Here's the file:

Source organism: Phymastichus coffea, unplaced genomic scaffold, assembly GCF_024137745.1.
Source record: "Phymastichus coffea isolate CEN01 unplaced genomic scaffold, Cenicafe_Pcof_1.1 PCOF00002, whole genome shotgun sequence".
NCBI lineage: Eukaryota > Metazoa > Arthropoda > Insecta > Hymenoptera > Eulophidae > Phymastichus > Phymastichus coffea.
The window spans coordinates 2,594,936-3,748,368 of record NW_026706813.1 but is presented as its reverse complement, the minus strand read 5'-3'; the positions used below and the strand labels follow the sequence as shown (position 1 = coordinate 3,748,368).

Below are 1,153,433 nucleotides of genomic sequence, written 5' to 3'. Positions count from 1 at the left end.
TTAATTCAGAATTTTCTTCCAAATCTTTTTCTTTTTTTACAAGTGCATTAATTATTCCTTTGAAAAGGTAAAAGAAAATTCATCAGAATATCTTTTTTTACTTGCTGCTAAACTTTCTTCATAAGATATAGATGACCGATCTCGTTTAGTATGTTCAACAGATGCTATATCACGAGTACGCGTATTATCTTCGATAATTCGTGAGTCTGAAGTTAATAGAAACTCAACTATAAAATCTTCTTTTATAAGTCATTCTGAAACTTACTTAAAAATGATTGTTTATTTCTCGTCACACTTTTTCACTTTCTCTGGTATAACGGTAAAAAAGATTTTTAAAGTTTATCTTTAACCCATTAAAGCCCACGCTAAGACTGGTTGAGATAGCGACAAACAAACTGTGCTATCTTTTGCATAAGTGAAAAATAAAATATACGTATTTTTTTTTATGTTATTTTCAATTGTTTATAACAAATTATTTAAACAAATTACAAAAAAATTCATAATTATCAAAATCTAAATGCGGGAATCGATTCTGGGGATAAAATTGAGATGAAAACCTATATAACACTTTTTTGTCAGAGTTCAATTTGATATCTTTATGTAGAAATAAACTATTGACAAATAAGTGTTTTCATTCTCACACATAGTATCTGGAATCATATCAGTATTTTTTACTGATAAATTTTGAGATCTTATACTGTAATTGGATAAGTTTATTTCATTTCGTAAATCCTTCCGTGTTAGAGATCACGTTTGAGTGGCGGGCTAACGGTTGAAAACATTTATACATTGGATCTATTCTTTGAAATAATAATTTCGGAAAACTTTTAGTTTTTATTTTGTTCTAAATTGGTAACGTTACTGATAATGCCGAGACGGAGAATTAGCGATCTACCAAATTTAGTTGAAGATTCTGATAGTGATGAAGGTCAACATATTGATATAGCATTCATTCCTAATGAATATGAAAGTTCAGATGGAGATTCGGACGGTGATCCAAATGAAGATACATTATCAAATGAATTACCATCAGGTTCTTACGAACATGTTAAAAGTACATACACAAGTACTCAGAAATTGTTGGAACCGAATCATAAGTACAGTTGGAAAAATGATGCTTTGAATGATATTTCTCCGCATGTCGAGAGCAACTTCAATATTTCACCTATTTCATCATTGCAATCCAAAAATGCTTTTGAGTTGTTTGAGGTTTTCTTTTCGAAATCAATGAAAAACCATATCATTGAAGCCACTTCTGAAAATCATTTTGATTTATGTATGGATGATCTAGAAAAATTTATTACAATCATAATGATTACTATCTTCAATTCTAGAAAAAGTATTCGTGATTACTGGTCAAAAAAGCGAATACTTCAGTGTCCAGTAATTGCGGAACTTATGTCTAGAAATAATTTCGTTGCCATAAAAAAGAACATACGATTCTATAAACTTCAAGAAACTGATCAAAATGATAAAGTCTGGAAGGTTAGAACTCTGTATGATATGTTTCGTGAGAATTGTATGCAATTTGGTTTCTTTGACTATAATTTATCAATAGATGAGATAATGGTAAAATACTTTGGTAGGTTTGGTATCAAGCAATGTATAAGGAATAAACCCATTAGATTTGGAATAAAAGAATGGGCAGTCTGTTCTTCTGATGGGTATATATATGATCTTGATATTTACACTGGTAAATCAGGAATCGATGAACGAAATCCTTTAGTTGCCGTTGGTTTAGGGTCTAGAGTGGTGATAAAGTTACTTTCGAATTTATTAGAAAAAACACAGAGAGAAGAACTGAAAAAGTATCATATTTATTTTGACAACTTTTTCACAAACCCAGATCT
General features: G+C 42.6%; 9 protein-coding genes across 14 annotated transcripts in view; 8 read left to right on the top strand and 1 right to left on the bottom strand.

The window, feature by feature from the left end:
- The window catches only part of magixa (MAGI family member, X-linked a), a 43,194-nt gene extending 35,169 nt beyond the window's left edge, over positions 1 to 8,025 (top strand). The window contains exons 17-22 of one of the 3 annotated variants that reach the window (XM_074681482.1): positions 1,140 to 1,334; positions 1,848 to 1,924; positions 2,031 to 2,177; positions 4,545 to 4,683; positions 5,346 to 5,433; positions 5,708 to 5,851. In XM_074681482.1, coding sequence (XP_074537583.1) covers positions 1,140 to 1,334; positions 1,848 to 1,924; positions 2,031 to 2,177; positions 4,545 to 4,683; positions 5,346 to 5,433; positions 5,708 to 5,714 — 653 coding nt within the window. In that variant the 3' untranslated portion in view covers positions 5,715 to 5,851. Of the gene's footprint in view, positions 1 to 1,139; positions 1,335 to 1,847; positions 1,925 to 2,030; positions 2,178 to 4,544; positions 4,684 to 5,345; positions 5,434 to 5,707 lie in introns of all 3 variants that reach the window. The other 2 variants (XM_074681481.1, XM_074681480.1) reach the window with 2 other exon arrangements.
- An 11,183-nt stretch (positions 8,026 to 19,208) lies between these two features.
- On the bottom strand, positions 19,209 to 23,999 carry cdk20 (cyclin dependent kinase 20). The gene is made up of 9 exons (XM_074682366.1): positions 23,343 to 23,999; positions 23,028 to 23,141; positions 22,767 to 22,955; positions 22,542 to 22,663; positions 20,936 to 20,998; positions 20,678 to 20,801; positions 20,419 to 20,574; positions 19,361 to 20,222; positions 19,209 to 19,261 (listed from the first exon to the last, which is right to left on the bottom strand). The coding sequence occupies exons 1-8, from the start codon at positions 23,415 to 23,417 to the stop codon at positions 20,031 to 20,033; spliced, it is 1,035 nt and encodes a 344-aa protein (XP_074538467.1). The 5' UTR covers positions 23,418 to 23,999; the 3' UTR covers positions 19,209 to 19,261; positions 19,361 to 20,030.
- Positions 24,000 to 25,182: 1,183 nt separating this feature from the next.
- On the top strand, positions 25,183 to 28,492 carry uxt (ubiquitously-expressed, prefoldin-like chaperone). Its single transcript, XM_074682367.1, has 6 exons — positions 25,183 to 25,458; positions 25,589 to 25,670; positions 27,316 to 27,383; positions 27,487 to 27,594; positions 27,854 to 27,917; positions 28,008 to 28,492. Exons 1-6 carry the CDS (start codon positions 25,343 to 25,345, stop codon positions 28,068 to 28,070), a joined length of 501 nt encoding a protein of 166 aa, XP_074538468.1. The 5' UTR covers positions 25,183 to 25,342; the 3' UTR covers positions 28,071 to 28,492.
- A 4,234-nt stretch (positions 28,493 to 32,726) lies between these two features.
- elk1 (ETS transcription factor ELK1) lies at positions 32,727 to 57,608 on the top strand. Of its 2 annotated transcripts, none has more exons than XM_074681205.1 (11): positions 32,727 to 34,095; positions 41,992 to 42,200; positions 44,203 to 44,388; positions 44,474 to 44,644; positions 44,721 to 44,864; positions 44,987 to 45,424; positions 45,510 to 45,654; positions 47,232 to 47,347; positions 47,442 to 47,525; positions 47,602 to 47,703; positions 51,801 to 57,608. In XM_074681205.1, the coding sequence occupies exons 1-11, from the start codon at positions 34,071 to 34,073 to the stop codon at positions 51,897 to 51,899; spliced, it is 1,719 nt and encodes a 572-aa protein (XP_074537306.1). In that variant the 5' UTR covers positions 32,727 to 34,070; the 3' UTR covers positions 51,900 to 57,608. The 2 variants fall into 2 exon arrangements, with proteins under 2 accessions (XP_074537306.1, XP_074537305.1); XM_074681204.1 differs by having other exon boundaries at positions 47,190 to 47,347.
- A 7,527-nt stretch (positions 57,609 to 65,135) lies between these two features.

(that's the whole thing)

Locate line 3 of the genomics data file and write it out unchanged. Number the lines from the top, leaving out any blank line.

NCBI lineage: Eukaryota > Metazoa > Arthropoda > Insecta > Hymenoptera > Eulophidae > Phymastichus > Phymastichus coffea.